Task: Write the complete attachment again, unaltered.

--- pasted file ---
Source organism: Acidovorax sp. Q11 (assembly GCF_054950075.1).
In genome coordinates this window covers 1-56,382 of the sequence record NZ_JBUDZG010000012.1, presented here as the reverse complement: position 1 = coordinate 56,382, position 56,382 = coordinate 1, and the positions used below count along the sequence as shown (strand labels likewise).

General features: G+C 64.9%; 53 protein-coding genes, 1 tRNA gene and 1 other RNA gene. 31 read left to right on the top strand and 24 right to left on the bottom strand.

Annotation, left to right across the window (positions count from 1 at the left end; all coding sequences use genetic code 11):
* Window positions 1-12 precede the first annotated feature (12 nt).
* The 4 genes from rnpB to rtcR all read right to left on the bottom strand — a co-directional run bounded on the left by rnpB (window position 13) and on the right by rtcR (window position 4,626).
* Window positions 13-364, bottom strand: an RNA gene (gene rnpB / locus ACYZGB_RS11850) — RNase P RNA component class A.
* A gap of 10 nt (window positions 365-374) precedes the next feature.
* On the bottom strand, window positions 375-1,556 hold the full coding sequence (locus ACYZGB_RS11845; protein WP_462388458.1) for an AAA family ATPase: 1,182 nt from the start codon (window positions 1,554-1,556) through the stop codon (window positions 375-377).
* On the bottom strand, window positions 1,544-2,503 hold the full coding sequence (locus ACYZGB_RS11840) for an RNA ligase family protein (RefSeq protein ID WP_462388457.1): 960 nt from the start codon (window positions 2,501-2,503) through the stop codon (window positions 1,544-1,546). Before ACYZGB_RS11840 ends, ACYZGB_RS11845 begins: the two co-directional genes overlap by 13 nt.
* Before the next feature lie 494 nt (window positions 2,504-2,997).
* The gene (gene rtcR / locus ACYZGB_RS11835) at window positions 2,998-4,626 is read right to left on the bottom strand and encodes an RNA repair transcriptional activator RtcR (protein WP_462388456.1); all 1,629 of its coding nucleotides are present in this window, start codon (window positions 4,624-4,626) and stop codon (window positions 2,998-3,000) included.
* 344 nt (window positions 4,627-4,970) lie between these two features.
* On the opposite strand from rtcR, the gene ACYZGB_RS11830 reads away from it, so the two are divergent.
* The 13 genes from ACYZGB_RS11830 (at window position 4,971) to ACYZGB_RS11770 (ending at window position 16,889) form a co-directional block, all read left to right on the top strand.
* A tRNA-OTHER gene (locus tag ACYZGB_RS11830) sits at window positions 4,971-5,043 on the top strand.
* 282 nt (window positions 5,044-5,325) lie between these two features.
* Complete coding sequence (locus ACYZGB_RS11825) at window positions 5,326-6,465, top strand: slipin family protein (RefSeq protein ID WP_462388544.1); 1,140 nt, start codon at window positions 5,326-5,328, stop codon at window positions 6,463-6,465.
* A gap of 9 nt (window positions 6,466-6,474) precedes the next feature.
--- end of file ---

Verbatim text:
Source organism: Acidovorax sp. Q11 (assembly GCF_054950075.1).
In genome coordinates this window covers 1-56,382 of the sequence record NZ_JBUDZG010000012.1, presented here as the reverse complement: position 1 = coordinate 56,382, position 56,382 = coordinate 1, and the positions used below count along the sequence as shown (strand labels likewise).

General features: G+C 64.9%; 53 protein-coding genes, 1 tRNA gene and 1 other RNA gene. 31 read left to right on the top strand and 24 right to left on the bottom strand.

Annotation, left to right across the window (positions count from 1 at the left end; all coding sequences use genetic code 11):
* Window positions 1-12 precede the first annotated feature (12 nt).
* The 4 genes from rnpB to rtcR all read right to left on the bottom strand — a co-directional run bounded on the left by rnpB (window position 13) and on the right by rtcR (window position 4,626).
* Window positions 13-364, bottom strand: an RNA gene (gene rnpB / locus ACYZGB_RS11850) — RNase P RNA component class A.
* A gap of 10 nt (window positions 365-374) precedes the next feature.
* On the bottom strand, window positions 375-1,556 hold the full coding sequence (locus ACYZGB_RS11845; protein WP_462388458.1) for an AAA family ATPase: 1,182 nt from the start codon (window positions 1,554-1,556) through the stop codon (window positions 375-377).
* On the bottom strand, window positions 1,544-2,503 hold the full coding sequence (locus ACYZGB_RS11840) for an RNA ligase family protein (RefSeq protein ID WP_462388457.1): 960 nt from the start codon (window positions 2,501-2,503) through the stop codon (window positions 1,544-1,546). Before ACYZGB_RS11840 ends, ACYZGB_RS11845 begins: the two co-directional genes overlap by 13 nt.
* Before the next feature lie 494 nt (window positions 2,504-2,997).
* The gene (gene rtcR / locus ACYZGB_RS11835) at window positions 2,998-4,626 is read right to left on the bottom strand and encodes an RNA repair transcriptional activator RtcR (protein WP_462388456.1); all 1,629 of its coding nucleotides are present in this window, start codon (window positions 4,624-4,626) and stop codon (window positions 2,998-3,000) included.
* 344 nt (window positions 4,627-4,970) lie between these two features.
* On the opposite strand from rtcR, the gene ACYZGB_RS11830 reads away from it, so the two are divergent.
* The 13 genes from ACYZGB_RS11830 (at window position 4,971) to ACYZGB_RS11770 (ending at window position 16,889) form a co-directional block, all read left to right on the top strand.
* A tRNA-OTHER gene (locus tag ACYZGB_RS11830) sits at window positions 4,971-5,043 on the top strand.
* 282 nt (window positions 5,044-5,325) lie between these two features.
* Complete coding sequence (locus ACYZGB_RS11825) at window positions 5,326-6,465, top strand: slipin family protein (RefSeq protein ID WP_462388544.1); 1,140 nt, start codon at window positions 5,326-5,328, stop codon at window positions 6,463-6,465.
* A gap of 9 nt (window positions 6,466-6,474) precedes the next feature.